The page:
Owners of some existing shale oil wells in the Permian Basin of Texas can probably make a profit at $25 a barrel, Franssen says. Most other areas, however, need prices at or above $54 a barrel. The Saudi oil-price cuts were intended to make American shale oil uncompetitive. Instead they spurred advances in shale-oil drilling efficiency. Even though the number of working American oil rigs has fallen from about 2,000 to under 500 in the last two years, drilling didn't decline by three-fourths. A modern rig can drill multiple wells by cutting through rock horizontally. Unused rigs are being cannibalized for parts, reducing costs.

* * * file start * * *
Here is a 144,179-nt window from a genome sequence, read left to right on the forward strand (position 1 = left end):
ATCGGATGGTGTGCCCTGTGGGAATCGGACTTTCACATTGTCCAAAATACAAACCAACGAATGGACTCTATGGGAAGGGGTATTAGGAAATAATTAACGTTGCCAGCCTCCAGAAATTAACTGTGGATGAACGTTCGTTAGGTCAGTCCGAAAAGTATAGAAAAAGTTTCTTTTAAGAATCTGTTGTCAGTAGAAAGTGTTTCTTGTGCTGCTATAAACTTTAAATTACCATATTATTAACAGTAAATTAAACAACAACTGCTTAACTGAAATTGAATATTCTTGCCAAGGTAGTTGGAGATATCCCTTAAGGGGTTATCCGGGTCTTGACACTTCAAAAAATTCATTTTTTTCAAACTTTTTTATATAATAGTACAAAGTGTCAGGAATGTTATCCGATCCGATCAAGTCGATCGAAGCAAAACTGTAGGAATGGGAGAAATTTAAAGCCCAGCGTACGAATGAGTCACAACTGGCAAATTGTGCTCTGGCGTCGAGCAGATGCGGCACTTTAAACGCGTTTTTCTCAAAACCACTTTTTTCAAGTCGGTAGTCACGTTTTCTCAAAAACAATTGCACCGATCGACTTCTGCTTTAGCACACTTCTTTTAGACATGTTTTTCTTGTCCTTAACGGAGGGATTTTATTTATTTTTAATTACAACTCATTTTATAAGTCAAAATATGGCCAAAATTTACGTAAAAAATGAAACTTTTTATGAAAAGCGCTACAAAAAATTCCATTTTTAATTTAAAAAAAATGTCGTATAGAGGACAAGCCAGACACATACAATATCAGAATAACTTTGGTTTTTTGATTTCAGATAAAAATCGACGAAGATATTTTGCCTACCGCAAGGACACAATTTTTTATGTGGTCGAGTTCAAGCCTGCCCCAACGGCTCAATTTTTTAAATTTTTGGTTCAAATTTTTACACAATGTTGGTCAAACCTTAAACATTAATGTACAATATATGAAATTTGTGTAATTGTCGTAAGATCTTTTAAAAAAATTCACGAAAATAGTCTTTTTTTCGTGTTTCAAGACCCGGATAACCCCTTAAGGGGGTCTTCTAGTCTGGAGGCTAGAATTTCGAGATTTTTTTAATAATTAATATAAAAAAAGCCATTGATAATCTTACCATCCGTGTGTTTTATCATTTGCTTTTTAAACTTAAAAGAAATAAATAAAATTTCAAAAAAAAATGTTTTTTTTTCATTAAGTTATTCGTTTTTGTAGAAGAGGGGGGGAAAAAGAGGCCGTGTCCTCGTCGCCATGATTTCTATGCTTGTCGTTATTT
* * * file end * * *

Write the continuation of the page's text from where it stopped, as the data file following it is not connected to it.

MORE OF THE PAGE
Trump has said he wants to keep the U.S on top and shale oil will be part of that goal. Slashing regulations is a key part of his promises to voters and that likely will include issues around the environmental cost of fracking. Trump may run into opposition, though, as earthquakes like those bedeviling Oklahoma homeowners and other damage from fracking sours some voters. Other environmental problems, such as aging, leaky oil pipelines, could also come into play.
Could Oil Run Out?
The U.S. extracted domestic crude at the rate of 15 million barrels per day in 2015, the federal Energy Information Administration estimated. Saudi Arabia was second at nearly 12 million barrels; Russia was next at 11 million barrels; and China, fourth, at just under 5 million barrels per day.
Proven oil reserves – meaning the amount of crude in the ground that companies count as assets because it can be pulled from beneath the surface – will provide enough carbon fuel to meet the expected world demand through 2040, the federal Energy Information Administration estimated in its most recent annual energy outlook report.